13. ^ Rivard, Ry (July 21, 2010). "Capito will not run against Manchin for Byrd's seat". Charleston Daily Mail. Retrieved 2013-04-14. 
  14. ^ "Capito wins big, Rahall bests former justice". Parkersburg News and Sentinel. November 2, 2010. Retrieved 2013-04-14. 
  15. ^ "Our Campaigns – WV – District 02 Race – Nov 02, 2010". Retrieved 13 January 2015. 
  16. ^ "WVa US Rep Shelley Moore Capito overcomes rare GOP primary challenge in bid for 7th term". Associated Press. 8 May 2012. Retrieved 14 May 2012. 
  17. ^ "Our Campaigns – WV District 2 – R Primary Race – May 08, 2012". Retrieved 13 January 2015. 
  18. ^ "Our Campaigns – WV – District 02 Race – Nov 06, 2012". Retrieved 13 January 2015. 
  19. ^ BELISLE, RICHARD (11 June 2012). "Congressional candidate Swint campaigns in the Panhandle". Herald-Mail. Retrieved 27 August 2012. 
  20. ^ "She is also a founding member of the Congressional Coal Caucus". Charleston Daily Mail. 13 April 2010. 
  21. ^ Catanese, David (November 25, 2012). "Shelley Moore Capito makes Senate bid vs. Jay Rockefeller official". Politico. Retrieved 2013-04-14. 
  22. ^ "Shelley Moore Captio". Ballotpedia. 4 May 2016. 
  23. ^ Catanese, David. "GOP split resurfaces after Shelley Moore Capito announcement." 2012-11-26. Retrieved 2014-11-08.
  24. ^ "Capito resolution would void EPA’s existing power plant emission regulations". Ripon Advance. 2015-11-19. 
  25. ^ "West Virginia’s First Female Senator". MSNBC. Retrieved 4 May 2016. 
  26. ^ Catanese, David. "GOP split resurfaces after Shelley Moore Capito announcement." 2012-11-26. Retrieved 2014-11-08.
  27. ^ The Lugar Center - McCourt School Bipartisan Index (PDF), The Lugar Center, March 7, 2016, retrieved April 30, 2017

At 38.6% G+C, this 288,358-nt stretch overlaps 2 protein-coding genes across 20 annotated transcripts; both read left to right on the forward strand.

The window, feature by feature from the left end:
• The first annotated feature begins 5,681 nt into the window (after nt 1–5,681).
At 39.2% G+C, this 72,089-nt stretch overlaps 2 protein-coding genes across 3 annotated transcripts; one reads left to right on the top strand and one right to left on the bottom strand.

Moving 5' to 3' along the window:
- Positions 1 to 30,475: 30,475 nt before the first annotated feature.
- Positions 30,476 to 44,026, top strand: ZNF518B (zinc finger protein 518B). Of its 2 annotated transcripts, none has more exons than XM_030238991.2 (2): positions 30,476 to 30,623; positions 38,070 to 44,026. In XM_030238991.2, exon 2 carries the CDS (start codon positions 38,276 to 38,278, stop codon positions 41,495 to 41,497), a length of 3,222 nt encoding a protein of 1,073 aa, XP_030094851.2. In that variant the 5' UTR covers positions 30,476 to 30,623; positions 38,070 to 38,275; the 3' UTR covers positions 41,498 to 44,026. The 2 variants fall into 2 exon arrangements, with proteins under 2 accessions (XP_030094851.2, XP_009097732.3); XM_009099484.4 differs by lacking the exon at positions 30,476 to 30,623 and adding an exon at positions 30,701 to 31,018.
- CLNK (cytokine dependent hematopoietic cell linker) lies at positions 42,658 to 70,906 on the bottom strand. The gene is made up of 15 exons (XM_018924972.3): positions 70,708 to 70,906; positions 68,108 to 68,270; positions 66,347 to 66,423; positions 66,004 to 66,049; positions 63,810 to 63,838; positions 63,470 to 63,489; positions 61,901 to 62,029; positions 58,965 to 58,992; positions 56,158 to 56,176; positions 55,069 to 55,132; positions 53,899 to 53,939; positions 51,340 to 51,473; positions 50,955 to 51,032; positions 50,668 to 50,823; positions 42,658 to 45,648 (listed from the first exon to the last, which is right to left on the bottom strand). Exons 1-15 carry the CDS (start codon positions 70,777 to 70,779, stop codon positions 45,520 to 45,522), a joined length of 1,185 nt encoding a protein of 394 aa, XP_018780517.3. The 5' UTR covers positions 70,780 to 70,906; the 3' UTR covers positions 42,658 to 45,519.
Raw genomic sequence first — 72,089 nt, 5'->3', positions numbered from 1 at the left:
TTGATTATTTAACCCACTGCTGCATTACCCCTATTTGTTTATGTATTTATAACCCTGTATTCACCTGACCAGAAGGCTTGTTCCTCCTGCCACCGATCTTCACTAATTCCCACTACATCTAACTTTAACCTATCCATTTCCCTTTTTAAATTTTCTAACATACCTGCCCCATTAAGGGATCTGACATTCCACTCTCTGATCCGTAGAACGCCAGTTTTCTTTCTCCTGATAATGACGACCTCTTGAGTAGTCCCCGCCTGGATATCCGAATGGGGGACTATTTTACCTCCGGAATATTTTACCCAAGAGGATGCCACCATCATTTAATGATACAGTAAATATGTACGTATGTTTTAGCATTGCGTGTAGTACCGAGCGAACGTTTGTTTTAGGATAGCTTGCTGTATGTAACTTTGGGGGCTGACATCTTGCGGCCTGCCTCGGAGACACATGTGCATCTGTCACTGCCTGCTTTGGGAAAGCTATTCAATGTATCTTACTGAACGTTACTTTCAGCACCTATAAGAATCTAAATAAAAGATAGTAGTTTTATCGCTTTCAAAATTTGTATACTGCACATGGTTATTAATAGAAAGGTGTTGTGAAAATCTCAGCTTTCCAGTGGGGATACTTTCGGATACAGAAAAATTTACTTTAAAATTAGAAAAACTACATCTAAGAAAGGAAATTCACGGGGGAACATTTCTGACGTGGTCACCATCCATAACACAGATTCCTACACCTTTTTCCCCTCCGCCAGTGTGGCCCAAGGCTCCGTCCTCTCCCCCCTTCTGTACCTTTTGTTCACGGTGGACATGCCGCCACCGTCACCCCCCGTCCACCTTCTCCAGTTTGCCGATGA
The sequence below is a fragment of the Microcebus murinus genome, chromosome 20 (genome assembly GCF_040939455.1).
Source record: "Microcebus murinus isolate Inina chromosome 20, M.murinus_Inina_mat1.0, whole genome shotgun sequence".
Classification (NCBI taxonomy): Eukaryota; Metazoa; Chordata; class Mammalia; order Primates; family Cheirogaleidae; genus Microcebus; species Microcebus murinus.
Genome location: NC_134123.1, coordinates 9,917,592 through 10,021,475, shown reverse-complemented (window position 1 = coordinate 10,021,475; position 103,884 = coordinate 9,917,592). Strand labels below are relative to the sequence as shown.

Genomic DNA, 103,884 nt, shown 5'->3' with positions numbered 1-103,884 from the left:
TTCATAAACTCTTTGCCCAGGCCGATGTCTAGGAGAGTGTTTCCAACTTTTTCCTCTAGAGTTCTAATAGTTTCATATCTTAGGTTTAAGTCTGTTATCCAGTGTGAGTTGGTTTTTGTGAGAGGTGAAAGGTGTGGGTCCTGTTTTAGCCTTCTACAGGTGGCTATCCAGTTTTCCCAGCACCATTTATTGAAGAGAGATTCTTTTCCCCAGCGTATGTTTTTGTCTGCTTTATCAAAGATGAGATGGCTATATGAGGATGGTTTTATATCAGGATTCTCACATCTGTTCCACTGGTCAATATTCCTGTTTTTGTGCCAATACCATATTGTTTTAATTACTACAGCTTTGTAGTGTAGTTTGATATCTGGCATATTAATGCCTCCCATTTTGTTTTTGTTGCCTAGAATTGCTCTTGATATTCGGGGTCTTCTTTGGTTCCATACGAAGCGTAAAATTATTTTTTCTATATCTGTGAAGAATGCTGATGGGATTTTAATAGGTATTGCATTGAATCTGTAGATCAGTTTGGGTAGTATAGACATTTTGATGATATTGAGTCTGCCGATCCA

28. ^ Everett, Burgess (12 May 2016). "Trump to Senate GOP: I get your concerns". Politico. Retrieved 14 May 2016. 
  29. ^ "Shelley Moore Captio". Ballotpedia. 4 May 2016. 
  30. ^ "Shelley Moore Capito (R)". U.S. Congress Votes Database. The Washington Post. 
  31. ^ Kamen, Al (24 July 2012). "Shelley Moore Capito (R-W.Va.)". Who Runs Gov?. The Washington Post. 
  32. ^ Reilly, Tara (4 October 2006). "Local Republicans sound off on page scandal". The Herald-Mail. Retrieved 18 September 2013. 
  33. ^ AP (11 February 2009). "Key Figure In Foley Case Testifies". CBS News. Retrieved 18 September 2013. 
  34. ^ "Conservative backlash to Shelley Moore Capito grows". Washington Post. Retrieved 2016-12-16. 
  35. ^ a b c d (Journalist),, Barnes, James A.; Keating,, Holland,; Charlie,, Cook,; Michael,, Barone,; Louis,, Jacobson,; Louis,, Peck,. The almanac of American politics 2016 : members of Congress and governors: their profiles and election results, their states and districts. ISBN 9781938518317. OCLC 927103599. 
  36. ^ "Shelley Capito | US Senate, primary (2020) in West Virginia (WV) | Crowdpac". Retrieved 2016-12-16. 
  37. ^ "ACU Ratings". ACU Ratings. Retrieved 2016-12-20.